*Please, always consult with your doctor when taking any medications.
There are a few very important things that you know when it comes to low back pain and the management of low back pain
- There is nothing to worry, backache is very common
Back pain or ache is not usually due to any serious disease. It is simply the body signalling that there is an ongoing tissue damage, like inflammation. Your spine is one of your strongest parts of your body.
- Avoid too much rest
Most back pain settles quickly, at least enough for you to get on with your normal life.
- Stay as active as possible and continue normal daily activity
Back pain need not cripple you, unless you let it.
- If working, stay at work or return to work as soon as possible
Be positive and stay active; you will get better more quickly and have less trouble later.
- Hurting does not mean harm
It is simply the body signalling that there is an ongoing tissue damage, like an inflammation.
So we now understand that keeping physically active is very important and you are probably wondering what are the benefits of physical activity and what are the effects of inactivity.
The Benefits of Physical Activity
Being physically active helps with weight loss and weight management and joint tension, it also increases the feeling of well-being and helps with general stabilisation.
Other benefits are: reduced risk of a heart attack, lower the risk of type 2 diabetes, helps to lower blood pressure, have stronger bones, muscles and joints and lower the risk of osteoporosis, it gives the person more energy, better mood and a person will generally feel more relaxed and sleep better.
Physical activity reduces disability, pain, time spent off work compared to bed rest.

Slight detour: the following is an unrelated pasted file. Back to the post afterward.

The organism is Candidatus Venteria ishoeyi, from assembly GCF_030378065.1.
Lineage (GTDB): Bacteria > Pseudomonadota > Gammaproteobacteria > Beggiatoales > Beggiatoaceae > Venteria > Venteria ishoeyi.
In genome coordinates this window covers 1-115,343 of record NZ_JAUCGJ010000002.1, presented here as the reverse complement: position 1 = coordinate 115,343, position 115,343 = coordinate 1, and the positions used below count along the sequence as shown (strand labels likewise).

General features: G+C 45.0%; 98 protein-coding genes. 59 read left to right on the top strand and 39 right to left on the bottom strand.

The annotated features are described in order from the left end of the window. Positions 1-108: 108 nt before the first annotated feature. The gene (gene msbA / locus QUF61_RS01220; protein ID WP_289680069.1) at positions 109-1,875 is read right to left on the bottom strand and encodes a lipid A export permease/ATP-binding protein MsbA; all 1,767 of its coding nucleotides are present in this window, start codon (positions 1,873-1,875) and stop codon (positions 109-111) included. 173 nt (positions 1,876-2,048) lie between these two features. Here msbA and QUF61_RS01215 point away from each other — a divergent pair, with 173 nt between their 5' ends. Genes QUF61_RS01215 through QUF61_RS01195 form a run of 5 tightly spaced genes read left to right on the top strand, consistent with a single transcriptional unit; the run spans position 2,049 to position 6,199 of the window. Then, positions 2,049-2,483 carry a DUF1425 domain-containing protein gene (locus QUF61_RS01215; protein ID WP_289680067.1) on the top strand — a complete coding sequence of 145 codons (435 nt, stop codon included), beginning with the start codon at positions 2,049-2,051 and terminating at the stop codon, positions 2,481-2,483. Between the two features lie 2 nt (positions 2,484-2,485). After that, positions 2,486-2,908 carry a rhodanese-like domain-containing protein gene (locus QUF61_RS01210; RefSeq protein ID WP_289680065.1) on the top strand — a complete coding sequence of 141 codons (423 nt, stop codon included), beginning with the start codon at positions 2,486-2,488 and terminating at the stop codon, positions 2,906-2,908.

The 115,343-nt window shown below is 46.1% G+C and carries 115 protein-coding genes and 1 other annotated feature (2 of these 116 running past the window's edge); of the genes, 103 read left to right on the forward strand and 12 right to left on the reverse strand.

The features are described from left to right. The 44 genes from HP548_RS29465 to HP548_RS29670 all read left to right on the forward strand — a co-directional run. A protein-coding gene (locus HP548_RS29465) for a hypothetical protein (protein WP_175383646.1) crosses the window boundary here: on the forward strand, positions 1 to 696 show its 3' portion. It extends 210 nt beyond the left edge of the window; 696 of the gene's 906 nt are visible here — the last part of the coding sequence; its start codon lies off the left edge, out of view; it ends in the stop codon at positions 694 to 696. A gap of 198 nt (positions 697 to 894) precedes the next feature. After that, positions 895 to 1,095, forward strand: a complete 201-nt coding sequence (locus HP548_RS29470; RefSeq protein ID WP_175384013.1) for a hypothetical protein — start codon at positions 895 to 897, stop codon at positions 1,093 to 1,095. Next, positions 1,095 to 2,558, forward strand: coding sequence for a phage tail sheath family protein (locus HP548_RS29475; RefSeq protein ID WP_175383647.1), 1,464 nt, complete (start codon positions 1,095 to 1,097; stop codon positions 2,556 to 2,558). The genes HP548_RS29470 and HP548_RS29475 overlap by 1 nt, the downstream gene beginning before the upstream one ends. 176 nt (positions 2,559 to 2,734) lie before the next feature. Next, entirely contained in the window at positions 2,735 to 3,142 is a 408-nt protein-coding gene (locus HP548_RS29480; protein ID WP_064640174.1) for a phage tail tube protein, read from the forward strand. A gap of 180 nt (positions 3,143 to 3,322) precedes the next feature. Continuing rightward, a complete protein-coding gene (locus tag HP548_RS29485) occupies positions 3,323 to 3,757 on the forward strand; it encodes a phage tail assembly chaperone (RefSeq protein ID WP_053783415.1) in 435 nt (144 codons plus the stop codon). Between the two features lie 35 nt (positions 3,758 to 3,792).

Being physically active promotes an early return to work. Tailored exercise programmes can help to feel less pain and move around and get on with normal activities.
The Effects of Physical Inactivity
Being physically inactive is associated with worse low back pain than remaining active. It results in delayed recovery, higher risk for chronicity and longer time spent off work.
In fact staying in bed results in joint stiffness, loss of bone mineral density, venous thromboembolism and decreased general health. Bed rest can also lead to chronic disability and negatively effect rehabilitation strategies.
Inactivity also effects the brain, which results in bad mood and could create pshycosocial issues. Being physically inactive results in lowered immune system, muscle imbalances and poor posture.
In this part we have discussed some key points of what low back pain is, what can cause back pain and what the risk factors are. We have also briefly covered some of the managements of back pain and looked into the benefits of physical activity.
Most of us will experience low back pain at least once in our lives. What you need to keep reminding yourself is that, back pain usually does not mean that there is a serious underlying issue with your back. It’s important to stay positive and as active as possible. Try to avoid bed rest.
*If in any doubt please consult with your doctor. You can also find useful credible information regarding low back pain on the following website:
This is the end of Part 1 but I will be back soon with the next part where I will talk more about different postures, exercises and more!